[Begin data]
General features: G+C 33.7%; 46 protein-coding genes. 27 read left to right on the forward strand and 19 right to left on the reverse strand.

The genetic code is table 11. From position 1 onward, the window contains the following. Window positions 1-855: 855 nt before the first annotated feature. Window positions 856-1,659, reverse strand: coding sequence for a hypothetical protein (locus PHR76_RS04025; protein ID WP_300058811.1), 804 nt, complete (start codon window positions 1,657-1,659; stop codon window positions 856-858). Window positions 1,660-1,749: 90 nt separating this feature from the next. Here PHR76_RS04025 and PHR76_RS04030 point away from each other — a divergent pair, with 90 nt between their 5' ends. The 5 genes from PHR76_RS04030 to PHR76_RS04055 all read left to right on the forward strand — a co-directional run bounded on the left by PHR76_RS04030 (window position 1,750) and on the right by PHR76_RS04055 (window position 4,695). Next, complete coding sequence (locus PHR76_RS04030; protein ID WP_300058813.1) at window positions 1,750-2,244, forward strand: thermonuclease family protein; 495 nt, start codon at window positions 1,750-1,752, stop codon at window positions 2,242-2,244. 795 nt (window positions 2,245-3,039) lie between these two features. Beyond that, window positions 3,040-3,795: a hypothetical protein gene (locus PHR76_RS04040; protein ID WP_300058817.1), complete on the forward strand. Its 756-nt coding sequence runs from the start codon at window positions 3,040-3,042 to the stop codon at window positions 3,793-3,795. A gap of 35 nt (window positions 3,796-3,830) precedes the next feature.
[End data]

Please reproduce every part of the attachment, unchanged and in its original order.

General features: G+C 33.7%; 46 protein-coding genes. 27 read left to right on the forward strand and 19 right to left on the reverse strand.

The genetic code is table 11. From position 1 onward, the window contains the following. Window positions 1-855: 855 nt before the first annotated feature. Window positions 856-1,659, reverse strand: coding sequence for a hypothetical protein (locus PHR76_RS04025; protein ID WP_300058811.1), 804 nt, complete (start codon window positions 1,657-1,659; stop codon window positions 856-858). Window positions 1,660-1,749: 90 nt separating this feature from the next. Here PHR76_RS04025 and PHR76_RS04030 point away from each other — a divergent pair, with 90 nt between their 5' ends. The 5 genes from PHR76_RS04030 to PHR76_RS04055 all read left to right on the forward strand — a co-directional run bounded on the left by PHR76_RS04030 (window position 1,750) and on the right by PHR76_RS04055 (window position 4,695). Next, complete coding sequence (locus PHR76_RS04030; protein ID WP_300058813.1) at window positions 1,750-2,244, forward strand: thermonuclease family protein; 495 nt, start codon at window positions 1,750-1,752, stop codon at window positions 2,242-2,244. 795 nt (window positions 2,245-3,039) lie between these two features. Beyond that, window positions 3,040-3,795: a hypothetical protein gene (locus PHR76_RS04040; protein ID WP_300058817.1), complete on the forward strand. Its 756-nt coding sequence runs from the start codon at window positions 3,040-3,042 to the stop codon at window positions 3,793-3,795. A gap of 35 nt (window positions 3,796-3,830) precedes the next feature.